Most of the canceled flights were in Chicago, where aviation officials said more than 350 flights were called off at O'Hare International Airport and more than 150 at Midway International Airport.
Southwest Airlines, which canceled all of its flights out of its Midway hub after 4:30 p.m. Thursday, was anticipating normal operations Friday morning in Chicago. United Airlines also planned to operate a full schedule, though spokeswomen for both airlines cautioned travelers to check their flight status before heading to the airport.
NKorea says it has detained a US citizen for unspecified 'crimes'
PYONGYANG, North Korea (AP) — North Korea said Friday that it has detained an American citizen who has confessed to unspecified crimes.
State media said in a short dispatch that someone named Pae Jun Ho entered North Korea on Nov. 3 as a tourist but was detained because of crimes.
The North said the crimes were "proven through evidence" but didn't elaborate.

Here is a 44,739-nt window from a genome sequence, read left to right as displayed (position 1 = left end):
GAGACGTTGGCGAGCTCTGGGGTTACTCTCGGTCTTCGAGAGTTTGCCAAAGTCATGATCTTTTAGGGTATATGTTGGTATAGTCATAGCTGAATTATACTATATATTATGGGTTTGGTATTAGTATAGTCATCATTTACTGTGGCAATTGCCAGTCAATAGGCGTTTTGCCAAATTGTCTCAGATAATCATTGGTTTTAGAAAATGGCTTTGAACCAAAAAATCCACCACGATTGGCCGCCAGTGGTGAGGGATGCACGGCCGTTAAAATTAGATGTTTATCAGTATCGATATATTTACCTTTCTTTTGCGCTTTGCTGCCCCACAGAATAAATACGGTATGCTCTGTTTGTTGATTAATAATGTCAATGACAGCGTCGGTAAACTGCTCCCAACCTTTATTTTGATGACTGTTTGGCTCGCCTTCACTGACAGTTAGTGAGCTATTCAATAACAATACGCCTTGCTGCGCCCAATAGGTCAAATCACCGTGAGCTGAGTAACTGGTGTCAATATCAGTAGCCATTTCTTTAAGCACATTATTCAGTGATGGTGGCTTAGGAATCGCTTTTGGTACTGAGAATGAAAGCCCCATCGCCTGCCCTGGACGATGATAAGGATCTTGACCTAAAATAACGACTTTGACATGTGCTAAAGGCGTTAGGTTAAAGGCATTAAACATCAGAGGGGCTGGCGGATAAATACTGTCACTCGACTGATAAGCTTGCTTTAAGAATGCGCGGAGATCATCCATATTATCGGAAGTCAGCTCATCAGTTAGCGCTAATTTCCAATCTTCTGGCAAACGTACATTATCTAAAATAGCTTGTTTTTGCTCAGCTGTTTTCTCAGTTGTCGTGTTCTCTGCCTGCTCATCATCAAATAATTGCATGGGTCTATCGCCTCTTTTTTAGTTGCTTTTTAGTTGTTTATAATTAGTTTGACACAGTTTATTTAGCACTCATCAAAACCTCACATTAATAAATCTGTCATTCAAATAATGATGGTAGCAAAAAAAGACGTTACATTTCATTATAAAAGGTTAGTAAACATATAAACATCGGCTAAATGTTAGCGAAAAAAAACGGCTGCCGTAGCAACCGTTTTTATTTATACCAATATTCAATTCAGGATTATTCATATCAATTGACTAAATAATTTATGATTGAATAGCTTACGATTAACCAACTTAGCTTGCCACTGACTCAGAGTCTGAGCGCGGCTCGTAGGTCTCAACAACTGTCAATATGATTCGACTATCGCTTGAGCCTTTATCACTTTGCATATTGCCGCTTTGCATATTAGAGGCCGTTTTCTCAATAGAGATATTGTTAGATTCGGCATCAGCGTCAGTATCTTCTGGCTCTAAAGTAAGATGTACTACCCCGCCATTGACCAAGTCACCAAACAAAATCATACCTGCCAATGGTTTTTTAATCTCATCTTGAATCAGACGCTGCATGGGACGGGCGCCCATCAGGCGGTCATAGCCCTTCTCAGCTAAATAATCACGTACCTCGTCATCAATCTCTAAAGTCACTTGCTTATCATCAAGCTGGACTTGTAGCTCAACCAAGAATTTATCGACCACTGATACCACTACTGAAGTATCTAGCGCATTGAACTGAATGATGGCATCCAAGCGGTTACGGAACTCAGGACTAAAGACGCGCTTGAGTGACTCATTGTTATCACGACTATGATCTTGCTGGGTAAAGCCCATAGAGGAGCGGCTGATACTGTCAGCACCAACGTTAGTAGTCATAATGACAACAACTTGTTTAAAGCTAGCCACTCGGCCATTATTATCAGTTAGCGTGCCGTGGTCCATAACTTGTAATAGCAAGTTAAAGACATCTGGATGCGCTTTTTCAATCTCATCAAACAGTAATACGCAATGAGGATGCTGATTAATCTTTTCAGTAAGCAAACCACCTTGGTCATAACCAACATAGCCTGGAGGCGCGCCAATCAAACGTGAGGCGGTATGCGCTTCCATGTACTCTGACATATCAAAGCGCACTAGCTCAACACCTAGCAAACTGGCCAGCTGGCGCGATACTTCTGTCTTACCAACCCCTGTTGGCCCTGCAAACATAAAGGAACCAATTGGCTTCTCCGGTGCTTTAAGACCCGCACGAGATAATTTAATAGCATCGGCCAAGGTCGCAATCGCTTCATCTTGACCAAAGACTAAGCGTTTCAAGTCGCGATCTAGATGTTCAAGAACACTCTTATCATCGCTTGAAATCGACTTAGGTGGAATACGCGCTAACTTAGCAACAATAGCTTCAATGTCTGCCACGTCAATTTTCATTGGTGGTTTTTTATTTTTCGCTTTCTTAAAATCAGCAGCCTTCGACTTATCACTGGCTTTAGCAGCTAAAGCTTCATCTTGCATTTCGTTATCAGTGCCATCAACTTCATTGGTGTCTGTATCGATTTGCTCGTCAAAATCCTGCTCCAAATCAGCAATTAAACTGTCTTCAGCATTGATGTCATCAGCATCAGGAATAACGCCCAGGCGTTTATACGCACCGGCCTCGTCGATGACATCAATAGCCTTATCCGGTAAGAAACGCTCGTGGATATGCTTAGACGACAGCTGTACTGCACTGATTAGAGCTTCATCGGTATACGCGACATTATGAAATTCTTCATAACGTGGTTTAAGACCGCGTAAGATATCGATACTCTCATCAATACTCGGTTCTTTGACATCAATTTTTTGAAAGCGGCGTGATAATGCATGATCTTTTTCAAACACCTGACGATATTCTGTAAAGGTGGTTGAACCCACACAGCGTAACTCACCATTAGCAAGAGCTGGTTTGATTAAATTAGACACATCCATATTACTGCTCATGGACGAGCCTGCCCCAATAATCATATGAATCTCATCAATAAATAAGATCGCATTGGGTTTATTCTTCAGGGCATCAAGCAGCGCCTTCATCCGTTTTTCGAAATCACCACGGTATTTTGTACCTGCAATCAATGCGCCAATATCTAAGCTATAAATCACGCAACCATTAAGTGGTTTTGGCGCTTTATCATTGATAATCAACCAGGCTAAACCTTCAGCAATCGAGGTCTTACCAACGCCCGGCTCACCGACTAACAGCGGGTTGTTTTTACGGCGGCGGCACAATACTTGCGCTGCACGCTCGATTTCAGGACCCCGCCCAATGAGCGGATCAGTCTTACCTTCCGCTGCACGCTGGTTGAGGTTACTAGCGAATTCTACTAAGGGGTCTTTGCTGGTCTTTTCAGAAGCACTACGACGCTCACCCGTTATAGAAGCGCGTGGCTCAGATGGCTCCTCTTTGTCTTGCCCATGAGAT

Pyongyang has detained and eventually released several Americans in recent years. Some have been journalists and others Christians accused of religious proselytizing.
In 2009, two journalists were detained after crossing into the North from China while on a reporting trip. They were later released .
AP PHOTOS: AP photographer provides window on NKorea: endlessly fascinating, visually surreal
PYONGYANG, North Korea (AP) — My window on North Korea is sometimes, quite literally, a window — of a hotel room, the backseat of a car, a train. Fleeting moments of daily life present themselves suddenly, and they are opportunities to show a side of the country that is entirely at odds with the official portrait of marching troops and tightly coordinated pomp that the Pyongyang leadership presents to the world.